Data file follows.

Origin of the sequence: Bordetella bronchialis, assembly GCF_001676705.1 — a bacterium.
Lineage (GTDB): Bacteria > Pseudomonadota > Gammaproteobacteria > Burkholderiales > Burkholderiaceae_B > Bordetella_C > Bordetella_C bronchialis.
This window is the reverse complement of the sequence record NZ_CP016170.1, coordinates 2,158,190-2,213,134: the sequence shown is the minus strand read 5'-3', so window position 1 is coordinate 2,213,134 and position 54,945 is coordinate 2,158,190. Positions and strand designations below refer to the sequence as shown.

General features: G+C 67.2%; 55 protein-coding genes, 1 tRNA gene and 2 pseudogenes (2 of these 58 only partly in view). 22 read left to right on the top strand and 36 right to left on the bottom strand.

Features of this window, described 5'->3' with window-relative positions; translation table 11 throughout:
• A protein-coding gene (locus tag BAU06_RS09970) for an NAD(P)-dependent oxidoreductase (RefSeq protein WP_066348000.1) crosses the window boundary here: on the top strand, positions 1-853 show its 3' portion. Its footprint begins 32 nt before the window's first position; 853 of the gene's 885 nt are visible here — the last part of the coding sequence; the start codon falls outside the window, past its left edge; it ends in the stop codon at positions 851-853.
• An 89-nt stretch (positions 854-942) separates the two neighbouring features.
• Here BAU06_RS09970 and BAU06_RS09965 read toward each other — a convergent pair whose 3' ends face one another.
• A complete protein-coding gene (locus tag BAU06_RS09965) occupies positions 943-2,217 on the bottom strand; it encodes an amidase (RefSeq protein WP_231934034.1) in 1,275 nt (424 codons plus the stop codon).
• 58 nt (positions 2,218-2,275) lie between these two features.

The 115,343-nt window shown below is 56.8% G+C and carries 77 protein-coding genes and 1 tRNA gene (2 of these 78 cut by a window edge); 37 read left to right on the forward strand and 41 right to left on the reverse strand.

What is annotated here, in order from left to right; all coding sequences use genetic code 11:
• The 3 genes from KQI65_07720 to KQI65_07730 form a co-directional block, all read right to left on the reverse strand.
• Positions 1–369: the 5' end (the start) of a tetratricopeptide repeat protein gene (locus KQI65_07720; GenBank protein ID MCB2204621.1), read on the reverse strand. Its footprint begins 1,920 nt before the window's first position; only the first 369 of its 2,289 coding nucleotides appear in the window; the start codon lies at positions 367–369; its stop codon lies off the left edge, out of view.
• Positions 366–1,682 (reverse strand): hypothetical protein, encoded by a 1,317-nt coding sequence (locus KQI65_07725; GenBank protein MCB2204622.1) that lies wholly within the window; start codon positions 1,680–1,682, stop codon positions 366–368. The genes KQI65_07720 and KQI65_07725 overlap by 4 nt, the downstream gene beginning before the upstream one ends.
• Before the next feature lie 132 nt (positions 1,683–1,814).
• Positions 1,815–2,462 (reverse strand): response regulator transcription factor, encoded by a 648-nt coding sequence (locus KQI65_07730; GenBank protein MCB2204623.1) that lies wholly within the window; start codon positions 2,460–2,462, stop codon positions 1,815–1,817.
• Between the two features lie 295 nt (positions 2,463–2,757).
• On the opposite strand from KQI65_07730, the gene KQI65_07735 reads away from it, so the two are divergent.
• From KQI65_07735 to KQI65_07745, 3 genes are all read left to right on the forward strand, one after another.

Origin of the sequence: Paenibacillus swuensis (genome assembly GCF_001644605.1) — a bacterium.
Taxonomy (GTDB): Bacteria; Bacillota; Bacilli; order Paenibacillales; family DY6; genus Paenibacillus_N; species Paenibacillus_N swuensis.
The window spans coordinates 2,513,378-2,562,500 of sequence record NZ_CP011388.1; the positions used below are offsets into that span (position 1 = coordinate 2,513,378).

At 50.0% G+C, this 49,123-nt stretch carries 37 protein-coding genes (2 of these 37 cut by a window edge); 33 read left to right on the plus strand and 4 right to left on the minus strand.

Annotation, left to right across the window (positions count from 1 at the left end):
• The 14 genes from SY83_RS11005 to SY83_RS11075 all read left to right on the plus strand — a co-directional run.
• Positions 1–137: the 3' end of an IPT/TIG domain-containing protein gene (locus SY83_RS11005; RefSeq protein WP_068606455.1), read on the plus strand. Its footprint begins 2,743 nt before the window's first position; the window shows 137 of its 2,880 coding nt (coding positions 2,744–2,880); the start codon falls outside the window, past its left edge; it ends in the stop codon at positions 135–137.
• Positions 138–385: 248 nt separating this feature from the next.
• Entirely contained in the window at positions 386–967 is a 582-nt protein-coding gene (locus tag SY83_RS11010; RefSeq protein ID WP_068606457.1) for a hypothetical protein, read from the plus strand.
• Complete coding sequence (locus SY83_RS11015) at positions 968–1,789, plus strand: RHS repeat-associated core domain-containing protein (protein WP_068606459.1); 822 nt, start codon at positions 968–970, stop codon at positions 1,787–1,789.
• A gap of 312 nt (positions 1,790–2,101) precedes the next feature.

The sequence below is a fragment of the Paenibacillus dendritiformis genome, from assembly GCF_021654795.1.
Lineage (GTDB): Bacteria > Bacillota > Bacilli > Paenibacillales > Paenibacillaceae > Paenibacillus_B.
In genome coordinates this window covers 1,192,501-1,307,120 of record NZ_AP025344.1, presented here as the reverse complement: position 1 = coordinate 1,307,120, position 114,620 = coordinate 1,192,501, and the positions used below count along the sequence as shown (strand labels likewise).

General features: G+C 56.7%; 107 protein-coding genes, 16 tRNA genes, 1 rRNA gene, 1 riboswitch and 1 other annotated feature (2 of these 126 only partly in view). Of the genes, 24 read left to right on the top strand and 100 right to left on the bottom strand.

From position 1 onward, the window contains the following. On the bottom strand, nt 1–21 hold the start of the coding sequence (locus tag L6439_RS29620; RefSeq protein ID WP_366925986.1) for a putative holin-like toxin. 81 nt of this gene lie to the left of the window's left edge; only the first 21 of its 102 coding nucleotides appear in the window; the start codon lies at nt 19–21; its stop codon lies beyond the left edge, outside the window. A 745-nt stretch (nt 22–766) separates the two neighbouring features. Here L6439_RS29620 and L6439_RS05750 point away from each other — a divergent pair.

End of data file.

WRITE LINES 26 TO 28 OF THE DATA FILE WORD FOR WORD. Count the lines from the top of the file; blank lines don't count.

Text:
• The 14 genes from SY83_RS11005 to SY83_RS11075 all read left to right on the plus strand — a co-directional run.
• Positions 1–137: the 3' end of an IPT/TIG domain-containing protein gene (locus SY83_RS11005; RefSeq protein WP_068606455.1), read on the plus strand. Its footprint begins 2,743 nt before the window's first position; the window shows 137 of its 2,880 coding nt (coding positions 2,744–2,880); the start codon falls outside the window, past its left edge; it ends in the stop codon at positions 135–137.
• Positions 138–385: 248 nt separating this feature from the next.